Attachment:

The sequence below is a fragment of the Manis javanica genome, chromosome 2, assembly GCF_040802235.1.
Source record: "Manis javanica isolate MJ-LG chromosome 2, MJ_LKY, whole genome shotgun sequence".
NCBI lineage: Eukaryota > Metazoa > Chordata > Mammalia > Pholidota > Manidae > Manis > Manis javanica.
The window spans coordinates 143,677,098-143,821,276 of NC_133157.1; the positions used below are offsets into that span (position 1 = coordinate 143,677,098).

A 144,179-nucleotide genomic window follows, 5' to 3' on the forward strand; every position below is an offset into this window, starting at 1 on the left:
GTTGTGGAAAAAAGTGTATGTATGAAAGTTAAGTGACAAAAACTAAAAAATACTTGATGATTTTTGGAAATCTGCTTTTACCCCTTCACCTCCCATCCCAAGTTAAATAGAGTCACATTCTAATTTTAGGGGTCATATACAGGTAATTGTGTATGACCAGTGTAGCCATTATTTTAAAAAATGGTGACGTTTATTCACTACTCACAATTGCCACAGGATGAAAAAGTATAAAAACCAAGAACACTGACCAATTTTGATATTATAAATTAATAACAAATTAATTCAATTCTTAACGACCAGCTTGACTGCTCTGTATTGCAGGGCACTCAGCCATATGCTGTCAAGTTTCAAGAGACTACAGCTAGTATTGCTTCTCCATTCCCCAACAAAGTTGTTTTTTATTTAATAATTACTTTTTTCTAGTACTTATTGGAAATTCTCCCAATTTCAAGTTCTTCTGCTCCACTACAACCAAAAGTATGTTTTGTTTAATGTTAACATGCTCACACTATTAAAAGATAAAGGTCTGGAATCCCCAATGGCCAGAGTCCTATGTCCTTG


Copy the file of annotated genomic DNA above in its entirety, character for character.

The sequence below is a fragment of the Manis javanica genome, chromosome 2, assembly GCF_040802235.1.
Source record: "Manis javanica isolate MJ-LG chromosome 2, MJ_LKY, whole genome shotgun sequence".
NCBI lineage: Eukaryota > Metazoa > Chordata > Mammalia > Pholidota > Manidae > Manis > Manis javanica.
The window spans coordinates 143,677,098-143,821,276 of NC_133157.1; the positions used below are offsets into that span (position 1 = coordinate 143,677,098).

A 144,179-nucleotide genomic window follows, 5' to 3' on the forward strand; every position below is an offset into this window, starting at 1 on the left:
GTTGTGGAAAAAAGTGTATGTATGAAAGTTAAGTGACAAAAACTAAAAAATACTTGATGATTTTTGGAAATCTGCTTTTACCCCTTCACCTCCCATCCCAAGTTAAATAGAGTCACATTCTAATTTTAGGGGTCATATACAGGTAATTGTGTATGACCAGTGTAGCCATTATTTTAAAAAATGGTGACGTTTATTCACTACTCACAATTGCCACAGGATGAAAAAGTATAAAAACCAAGAACACTGACCAATTTTGATATTATAAATTAATAACAAATTAATTCAATTCTTAACGACCAGCTTGACTGCTCTGTATTGCAGGGCACTCAGCCATATGCTGTCAAGTTTCAAGAGACTACAGCTAGTATTGCTTCTCCATTCCCCAACAAAGTTGTTTTTTATTTAATAATTACTTTTTTCTAGTACTTATTGGAAATTCTCCCAATTTCAAGTTCTTCTGCTCCACTACAACCAAAAGTATGTTTTGTTTAATGTTAACATGCTCACACTATTAAAAGATAAAGGTCTGGAATCCCCAATGGCCAGAGTCCTATGTCCTTG